Sibilant Merger in the Variety of Basque Spoken in Amorebieta-Etxano
2017, Languages, Issue 4, Pg. 25, Volume 2
Basque has an apico-alveolar /s̺/, a lamino-alveolar /s̻/, and a prepalatal sibilant /ʃ/ that are represented by the letters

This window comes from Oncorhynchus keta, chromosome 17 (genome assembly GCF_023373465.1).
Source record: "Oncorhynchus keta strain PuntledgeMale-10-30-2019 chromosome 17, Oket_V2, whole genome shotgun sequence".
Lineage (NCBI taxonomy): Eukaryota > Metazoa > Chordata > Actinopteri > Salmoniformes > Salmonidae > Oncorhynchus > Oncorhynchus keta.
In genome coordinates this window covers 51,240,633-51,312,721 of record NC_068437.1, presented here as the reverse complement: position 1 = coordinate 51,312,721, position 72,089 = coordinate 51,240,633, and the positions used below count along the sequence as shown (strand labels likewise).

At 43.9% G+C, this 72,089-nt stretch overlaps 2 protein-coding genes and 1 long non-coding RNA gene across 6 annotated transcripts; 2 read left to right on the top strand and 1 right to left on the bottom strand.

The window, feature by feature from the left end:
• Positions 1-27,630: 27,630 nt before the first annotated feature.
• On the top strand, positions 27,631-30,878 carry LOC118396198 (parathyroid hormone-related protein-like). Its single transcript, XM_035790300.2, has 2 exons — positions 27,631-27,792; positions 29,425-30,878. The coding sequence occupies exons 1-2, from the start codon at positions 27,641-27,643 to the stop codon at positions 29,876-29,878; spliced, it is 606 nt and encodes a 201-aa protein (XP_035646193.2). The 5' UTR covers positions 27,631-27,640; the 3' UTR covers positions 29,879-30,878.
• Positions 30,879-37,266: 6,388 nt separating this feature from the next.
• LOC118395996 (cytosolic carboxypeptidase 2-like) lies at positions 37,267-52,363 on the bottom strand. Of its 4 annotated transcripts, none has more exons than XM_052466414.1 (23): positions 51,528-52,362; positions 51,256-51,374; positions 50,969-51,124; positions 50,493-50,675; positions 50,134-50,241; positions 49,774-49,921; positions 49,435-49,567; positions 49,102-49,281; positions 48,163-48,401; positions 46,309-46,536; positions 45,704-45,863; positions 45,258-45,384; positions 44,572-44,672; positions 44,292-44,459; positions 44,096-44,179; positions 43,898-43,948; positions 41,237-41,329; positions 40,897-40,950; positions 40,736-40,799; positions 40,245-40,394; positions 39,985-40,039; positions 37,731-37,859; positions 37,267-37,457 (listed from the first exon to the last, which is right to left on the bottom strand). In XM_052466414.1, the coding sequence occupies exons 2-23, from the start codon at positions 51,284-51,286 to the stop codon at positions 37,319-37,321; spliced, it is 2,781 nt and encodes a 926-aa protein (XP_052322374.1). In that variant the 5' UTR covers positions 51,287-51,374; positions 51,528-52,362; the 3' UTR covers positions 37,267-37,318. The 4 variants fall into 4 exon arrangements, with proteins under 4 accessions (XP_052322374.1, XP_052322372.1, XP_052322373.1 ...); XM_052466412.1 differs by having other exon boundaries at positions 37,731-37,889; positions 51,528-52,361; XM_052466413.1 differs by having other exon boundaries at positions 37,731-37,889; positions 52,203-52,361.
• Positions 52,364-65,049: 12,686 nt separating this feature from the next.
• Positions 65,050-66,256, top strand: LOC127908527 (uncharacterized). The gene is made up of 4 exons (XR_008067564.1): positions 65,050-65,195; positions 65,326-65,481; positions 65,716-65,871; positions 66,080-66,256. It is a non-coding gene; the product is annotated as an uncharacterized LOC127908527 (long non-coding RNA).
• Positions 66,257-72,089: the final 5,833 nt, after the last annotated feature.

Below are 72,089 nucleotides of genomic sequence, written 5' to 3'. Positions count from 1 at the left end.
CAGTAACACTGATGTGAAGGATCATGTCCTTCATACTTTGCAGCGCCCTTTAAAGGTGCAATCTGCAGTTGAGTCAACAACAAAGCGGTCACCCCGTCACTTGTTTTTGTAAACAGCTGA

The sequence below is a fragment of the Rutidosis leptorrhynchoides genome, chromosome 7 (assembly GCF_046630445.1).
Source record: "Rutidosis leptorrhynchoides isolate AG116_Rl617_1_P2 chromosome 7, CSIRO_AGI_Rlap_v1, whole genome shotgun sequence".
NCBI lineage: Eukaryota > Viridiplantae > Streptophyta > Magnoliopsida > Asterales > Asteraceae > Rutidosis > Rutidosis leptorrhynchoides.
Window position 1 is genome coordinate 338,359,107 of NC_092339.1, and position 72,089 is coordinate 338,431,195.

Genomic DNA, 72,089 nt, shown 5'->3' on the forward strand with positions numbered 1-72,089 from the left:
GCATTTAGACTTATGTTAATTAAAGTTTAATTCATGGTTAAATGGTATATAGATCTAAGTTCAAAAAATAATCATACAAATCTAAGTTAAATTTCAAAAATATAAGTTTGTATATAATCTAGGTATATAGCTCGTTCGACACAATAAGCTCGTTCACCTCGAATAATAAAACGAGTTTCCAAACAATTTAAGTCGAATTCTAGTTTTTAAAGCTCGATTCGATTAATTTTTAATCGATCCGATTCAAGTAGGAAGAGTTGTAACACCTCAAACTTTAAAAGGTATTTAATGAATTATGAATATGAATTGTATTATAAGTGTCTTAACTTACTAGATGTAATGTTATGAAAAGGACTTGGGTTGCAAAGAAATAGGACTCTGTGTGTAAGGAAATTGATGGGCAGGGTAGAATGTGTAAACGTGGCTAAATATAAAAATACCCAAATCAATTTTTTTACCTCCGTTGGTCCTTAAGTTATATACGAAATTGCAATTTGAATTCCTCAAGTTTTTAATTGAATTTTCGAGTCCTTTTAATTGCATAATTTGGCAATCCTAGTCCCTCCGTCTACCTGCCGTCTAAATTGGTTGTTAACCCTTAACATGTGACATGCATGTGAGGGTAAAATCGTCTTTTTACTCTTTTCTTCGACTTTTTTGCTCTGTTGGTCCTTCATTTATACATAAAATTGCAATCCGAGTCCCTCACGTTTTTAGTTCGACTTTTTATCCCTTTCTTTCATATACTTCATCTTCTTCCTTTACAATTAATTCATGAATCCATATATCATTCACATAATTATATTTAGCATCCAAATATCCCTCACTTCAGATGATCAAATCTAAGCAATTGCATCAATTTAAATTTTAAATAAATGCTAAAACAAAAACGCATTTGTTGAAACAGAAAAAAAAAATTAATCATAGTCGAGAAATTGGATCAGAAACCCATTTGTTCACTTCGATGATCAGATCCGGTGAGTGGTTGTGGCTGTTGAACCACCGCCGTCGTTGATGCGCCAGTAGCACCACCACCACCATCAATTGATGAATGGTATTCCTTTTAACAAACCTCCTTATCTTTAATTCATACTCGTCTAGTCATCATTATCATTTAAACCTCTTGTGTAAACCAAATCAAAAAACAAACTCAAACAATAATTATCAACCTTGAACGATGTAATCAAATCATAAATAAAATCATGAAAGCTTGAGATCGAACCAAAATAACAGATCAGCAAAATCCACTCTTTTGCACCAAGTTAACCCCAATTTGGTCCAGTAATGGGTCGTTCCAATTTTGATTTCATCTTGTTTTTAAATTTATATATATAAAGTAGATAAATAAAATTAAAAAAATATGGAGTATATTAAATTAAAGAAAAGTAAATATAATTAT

, , and , respectively. The apico-alveolar and the lamino-alveolar sibilants have merged in some areas of Biscay, Guipuzcoa, and the Basque-speaking territories of Alava (e.g., Hualde 2010), and Spanish has been hypothesized as a factor driving this merger (Jurado Noriega 2011). On the other hand, complex sibilant systems like the traditional Basque one tend to be neutralized independently of language contact (Bukmaier et al. 2014). In order to add to this debate and shed new light on the merger, this study explored Biscayan Basque, a variety at an advanced state of the merger (Hualde 2010). More precisely, the study tested how the degree of bilingualism affects the production of the sibilants under study and the resulting neutralization by performing an acoustic analysis of the data. The results show that Basque- and Spanish-dominant speakers behave differently with regard to the sibilant merger, and that they have different places of articulation for their sibilants. Only Basque-dominant speakers maintain a significant distinction in the place of articulation of and overall, whereas Spanish-dominant speakers do not make a distinction among sibilants. Furthermore, the resulting merged sibilant is less fronted for Spanish-dominant speakers than the sibilants of Basque-dominant speakers.